Homes and Homelands: Yaa Gyasi at Rackham Auditorium

WRITTEN WORD REVIEW

U-M professors Guarev Desai and Aida Levy-Hussen joined author Yaa Gyasi (center) at Rackham Auditorium on Feb. 6.

U-M professors Gaurav Desai and Aida Levy-Hussen joined author Yaa Gyasi (center) at Rackham Auditorium on Feb. 6. Photo by Lisa Powers.

I am a little afraid to read Yaa Gyasi’s novel, Homegoing, much for the same reason I’ve picked up but never finished reading Toni Morrison’s Beloved. I’m gun shy when it comes to fiction that portrays, in any fashion, chattel slavery. I’ve never even seen Roots. For me, there is something extremely uncomfortable about knowing my existence and all the opportunities that have come with it are a direct result of my ancestors’ suffering.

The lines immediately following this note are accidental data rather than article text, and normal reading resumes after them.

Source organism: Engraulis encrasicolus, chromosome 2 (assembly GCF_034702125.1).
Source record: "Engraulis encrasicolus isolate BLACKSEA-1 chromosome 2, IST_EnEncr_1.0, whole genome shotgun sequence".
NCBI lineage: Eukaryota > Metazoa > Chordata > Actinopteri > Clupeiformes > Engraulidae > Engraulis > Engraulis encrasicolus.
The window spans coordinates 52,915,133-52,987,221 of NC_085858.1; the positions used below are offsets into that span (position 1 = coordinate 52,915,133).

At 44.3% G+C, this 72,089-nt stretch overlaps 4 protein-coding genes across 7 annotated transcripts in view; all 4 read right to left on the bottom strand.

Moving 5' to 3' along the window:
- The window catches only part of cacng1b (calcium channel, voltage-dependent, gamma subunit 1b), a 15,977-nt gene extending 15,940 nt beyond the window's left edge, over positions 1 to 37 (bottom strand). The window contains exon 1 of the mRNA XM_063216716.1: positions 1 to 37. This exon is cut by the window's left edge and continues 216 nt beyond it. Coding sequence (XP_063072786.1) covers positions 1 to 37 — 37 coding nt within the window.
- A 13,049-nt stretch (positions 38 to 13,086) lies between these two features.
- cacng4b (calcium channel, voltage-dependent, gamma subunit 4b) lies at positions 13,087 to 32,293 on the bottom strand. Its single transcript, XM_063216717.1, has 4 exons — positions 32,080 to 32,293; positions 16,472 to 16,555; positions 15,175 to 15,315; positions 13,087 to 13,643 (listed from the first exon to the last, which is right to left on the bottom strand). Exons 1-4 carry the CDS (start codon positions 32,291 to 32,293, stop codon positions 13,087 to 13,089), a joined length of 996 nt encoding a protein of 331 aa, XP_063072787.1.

On Feb. 6, I had to face my fears to a certain degree at “Homegoing: A Conversation with Yaa Gyasi,” the 2018 Institute for the Humanities Jill S. Harris Memorial Lecture, which took place at Rackham Auditorium. Homegoing is also the 2018 Washtenaw Reads book, a title selected by a panel of community members from Ann Arbor, Chelsea, Dexter, Milan, Northfield Township, Saline, and Ypsilanti. The Washtenaw Reads program aims to promote reading and dialogue through community members experiencing and discussing a common book.

Keeping Promises: Joe Biden at the Michigan Theater

WRITTEN WORD REVIEW